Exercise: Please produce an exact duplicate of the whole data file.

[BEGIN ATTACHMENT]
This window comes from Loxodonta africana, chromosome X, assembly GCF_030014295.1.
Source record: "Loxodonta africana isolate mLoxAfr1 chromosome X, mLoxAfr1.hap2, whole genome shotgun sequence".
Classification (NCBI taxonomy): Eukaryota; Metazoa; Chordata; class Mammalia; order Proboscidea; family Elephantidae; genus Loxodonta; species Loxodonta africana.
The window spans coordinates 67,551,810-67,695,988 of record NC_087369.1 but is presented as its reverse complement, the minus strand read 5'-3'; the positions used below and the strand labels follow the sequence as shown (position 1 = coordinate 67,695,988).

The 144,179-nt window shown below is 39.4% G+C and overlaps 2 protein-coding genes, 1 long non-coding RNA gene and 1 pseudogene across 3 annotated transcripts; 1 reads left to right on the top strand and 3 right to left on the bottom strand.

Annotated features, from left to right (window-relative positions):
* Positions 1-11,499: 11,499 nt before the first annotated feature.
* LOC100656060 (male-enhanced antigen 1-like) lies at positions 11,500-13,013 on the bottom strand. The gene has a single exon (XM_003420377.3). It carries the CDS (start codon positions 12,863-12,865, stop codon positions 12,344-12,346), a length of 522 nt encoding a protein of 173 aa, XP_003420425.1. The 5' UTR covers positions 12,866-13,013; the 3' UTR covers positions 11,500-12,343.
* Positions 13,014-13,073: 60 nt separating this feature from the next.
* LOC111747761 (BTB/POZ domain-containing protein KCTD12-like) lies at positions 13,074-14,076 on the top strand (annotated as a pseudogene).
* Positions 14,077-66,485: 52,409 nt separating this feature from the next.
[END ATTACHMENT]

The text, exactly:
This window comes from Loxodonta africana, chromosome X, assembly GCF_030014295.1.
Source record: "Loxodonta africana isolate mLoxAfr1 chromosome X, mLoxAfr1.hap2, whole genome shotgun sequence".
Classification (NCBI taxonomy): Eukaryota; Metazoa; Chordata; class Mammalia; order Proboscidea; family Elephantidae; genus Loxodonta; species Loxodonta africana.
The window spans coordinates 67,551,810-67,695,988 of record NC_087369.1 but is presented as its reverse complement, the minus strand read 5'-3'; the positions used below and the strand labels follow the sequence as shown (position 1 = coordinate 67,695,988).

The 144,179-nt window shown below is 39.4% G+C and overlaps 2 protein-coding genes, 1 long non-coding RNA gene and 1 pseudogene across 3 annotated transcripts; 1 reads left to right on the top strand and 3 right to left on the bottom strand.

Annotated features, from left to right (window-relative positions):
* Positions 1-11,499: 11,499 nt before the first annotated feature.
* LOC100656060 (male-enhanced antigen 1-like) lies at positions 11,500-13,013 on the bottom strand. The gene has a single exon (XM_003420377.3). It carries the CDS (start codon positions 12,863-12,865, stop codon positions 12,344-12,346), a length of 522 nt encoding a protein of 173 aa, XP_003420425.1. The 5' UTR covers positions 12,866-13,013; the 3' UTR covers positions 11,500-12,343.
* Positions 13,014-13,073: 60 nt separating this feature from the next.
* LOC111747761 (BTB/POZ domain-containing protein KCTD12-like) lies at positions 13,074-14,076 on the top strand (annotated as a pseudogene).
* Positions 14,077-66,485: 52,409 nt separating this feature from the next.